There are two ways of incrementing a variable (decrementing the variable works in the same way): putting the increment operator before or after the variable.
var prefixIncrementVariable = "4" var postfixIncrementVariable = "4" ++ prefixIncrementVariable // returns 5 postfixIncrementVariable ++ // returns 4
What both operators do is convert the variable into a number, and then increment the variable, changing the value of the variable to one plus the original value. The difference between the two is that the prefix increment notation returns the new value of the variable (5 in this case) as a result of the operation, while the postfix increment notation returns the old value of the variable (which is 4) as the result of the operation.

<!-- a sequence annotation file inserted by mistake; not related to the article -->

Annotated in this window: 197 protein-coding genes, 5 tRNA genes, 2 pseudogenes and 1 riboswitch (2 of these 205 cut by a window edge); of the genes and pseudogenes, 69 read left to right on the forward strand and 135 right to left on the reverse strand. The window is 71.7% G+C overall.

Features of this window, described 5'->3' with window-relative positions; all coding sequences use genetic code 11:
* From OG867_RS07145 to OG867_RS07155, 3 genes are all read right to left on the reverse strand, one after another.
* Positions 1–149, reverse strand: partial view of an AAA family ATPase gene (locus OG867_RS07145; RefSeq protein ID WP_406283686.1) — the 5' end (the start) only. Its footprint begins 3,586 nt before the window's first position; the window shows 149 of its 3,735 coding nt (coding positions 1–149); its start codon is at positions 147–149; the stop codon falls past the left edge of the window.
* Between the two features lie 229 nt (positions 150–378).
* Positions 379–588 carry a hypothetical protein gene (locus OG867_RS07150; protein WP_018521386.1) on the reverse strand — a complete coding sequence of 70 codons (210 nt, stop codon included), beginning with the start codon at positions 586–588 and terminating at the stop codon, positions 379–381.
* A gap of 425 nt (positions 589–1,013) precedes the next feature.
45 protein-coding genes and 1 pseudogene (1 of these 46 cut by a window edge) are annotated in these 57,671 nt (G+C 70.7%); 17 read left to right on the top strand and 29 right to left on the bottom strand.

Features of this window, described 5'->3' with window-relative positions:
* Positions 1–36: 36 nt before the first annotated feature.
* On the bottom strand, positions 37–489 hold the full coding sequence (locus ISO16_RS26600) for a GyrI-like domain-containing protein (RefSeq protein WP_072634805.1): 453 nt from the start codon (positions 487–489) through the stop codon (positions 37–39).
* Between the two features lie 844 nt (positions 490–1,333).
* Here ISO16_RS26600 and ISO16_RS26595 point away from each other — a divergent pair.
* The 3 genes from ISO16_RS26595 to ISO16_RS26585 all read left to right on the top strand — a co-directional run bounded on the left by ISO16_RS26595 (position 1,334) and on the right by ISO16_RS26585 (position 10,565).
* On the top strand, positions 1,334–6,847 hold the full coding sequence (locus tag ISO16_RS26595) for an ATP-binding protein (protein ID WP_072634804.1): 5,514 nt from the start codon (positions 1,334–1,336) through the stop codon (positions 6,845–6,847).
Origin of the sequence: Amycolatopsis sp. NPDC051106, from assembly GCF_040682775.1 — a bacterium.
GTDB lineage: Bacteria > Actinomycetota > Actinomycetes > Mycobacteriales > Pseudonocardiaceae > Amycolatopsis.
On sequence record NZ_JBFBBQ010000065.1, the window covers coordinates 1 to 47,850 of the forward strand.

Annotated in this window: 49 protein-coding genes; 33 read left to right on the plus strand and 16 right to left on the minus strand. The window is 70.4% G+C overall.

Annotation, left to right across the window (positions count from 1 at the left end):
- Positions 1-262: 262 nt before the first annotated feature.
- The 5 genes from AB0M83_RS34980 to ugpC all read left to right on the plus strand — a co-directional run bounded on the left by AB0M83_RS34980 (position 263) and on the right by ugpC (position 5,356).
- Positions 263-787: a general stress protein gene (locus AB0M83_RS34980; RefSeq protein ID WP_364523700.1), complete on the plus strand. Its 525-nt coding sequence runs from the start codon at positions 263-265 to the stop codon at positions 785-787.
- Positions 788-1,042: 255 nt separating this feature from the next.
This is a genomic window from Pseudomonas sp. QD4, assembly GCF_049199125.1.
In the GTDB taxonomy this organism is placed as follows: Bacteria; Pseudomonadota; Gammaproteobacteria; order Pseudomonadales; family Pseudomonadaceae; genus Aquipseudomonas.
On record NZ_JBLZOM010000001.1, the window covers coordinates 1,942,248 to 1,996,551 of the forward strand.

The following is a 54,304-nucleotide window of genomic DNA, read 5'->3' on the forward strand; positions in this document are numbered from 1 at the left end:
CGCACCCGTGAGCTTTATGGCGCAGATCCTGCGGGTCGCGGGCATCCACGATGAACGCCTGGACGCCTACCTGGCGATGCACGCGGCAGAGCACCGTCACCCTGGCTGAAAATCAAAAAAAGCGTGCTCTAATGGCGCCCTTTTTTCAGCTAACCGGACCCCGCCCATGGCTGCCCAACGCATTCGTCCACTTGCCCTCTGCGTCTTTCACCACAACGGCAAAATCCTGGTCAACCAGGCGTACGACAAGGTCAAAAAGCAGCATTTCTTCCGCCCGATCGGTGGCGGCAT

This sounds a bit confusing, but it highlights that the effect of an operation is not necessarily the result of the operation. One can think of it as in the case of a function call. The effect is whatever is done within the function. The result is whatever is returned by the function. Interesting.